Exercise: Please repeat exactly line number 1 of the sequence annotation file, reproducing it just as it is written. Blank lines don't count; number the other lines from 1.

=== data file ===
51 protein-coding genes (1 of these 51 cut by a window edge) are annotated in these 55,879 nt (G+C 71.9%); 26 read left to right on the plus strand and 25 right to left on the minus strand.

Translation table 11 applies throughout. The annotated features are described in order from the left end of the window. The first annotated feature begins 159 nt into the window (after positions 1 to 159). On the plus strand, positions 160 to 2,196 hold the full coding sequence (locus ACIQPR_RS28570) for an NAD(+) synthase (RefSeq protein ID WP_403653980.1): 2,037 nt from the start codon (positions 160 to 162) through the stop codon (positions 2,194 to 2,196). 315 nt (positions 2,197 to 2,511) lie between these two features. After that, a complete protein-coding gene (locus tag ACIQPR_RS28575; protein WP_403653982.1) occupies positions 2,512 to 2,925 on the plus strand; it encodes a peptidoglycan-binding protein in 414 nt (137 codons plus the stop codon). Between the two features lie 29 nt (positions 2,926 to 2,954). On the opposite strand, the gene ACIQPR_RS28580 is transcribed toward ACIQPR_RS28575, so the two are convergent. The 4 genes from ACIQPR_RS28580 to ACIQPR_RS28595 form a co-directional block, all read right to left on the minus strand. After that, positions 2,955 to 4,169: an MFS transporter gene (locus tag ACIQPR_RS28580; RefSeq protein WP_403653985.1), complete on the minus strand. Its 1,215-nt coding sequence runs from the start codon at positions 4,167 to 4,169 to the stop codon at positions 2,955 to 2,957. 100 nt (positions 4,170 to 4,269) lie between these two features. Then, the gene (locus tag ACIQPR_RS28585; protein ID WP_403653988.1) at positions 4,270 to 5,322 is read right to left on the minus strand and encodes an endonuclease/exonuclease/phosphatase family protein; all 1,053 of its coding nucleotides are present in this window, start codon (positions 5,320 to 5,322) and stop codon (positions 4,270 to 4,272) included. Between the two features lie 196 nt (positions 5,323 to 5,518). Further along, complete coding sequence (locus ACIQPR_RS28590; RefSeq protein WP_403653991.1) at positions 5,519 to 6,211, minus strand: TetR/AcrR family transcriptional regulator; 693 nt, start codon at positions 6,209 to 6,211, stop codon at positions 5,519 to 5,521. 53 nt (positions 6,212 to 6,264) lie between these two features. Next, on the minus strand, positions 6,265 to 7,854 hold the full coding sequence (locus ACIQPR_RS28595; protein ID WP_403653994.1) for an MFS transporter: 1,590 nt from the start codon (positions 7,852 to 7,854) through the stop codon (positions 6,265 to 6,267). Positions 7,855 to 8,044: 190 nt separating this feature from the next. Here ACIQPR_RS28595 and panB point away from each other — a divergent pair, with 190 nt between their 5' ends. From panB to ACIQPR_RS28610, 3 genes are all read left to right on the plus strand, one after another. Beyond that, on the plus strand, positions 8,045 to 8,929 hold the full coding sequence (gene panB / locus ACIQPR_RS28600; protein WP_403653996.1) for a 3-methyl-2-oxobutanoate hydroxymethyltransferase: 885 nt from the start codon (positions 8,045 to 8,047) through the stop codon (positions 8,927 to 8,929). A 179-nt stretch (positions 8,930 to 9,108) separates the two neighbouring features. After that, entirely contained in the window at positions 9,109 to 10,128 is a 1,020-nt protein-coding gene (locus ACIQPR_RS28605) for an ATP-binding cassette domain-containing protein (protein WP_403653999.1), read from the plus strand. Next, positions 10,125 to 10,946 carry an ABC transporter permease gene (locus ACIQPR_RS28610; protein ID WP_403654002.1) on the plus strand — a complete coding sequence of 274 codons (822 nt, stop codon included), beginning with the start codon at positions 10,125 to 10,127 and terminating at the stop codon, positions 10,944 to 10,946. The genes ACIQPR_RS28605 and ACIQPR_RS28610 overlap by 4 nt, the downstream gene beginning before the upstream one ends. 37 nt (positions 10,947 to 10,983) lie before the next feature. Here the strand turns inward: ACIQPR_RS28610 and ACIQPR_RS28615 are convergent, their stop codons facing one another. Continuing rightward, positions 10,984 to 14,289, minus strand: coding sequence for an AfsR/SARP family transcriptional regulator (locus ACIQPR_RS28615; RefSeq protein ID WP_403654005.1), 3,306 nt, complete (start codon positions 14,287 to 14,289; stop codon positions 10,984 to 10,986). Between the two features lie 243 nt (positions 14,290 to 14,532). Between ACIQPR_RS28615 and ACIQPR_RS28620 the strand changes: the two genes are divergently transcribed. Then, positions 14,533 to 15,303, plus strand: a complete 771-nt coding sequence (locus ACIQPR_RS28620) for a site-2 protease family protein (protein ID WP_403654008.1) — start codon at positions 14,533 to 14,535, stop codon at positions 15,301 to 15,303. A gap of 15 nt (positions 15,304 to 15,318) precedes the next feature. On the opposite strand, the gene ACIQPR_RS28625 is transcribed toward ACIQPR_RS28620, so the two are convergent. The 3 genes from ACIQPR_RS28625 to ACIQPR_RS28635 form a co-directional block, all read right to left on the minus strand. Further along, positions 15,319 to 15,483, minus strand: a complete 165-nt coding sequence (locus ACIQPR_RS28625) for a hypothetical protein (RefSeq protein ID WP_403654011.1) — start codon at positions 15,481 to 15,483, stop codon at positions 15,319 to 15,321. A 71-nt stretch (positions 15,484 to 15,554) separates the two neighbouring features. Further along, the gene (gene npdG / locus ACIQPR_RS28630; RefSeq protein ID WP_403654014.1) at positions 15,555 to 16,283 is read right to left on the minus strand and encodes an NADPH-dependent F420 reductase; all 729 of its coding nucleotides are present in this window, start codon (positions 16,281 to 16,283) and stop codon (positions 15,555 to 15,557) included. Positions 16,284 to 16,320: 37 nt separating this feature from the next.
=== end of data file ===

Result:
51 protein-coding genes (1 of these 51 cut by a window edge) are annotated in these 55,879 nt (G+C 71.9%); 26 read left to right on the plus strand and 25 right to left on the minus strand.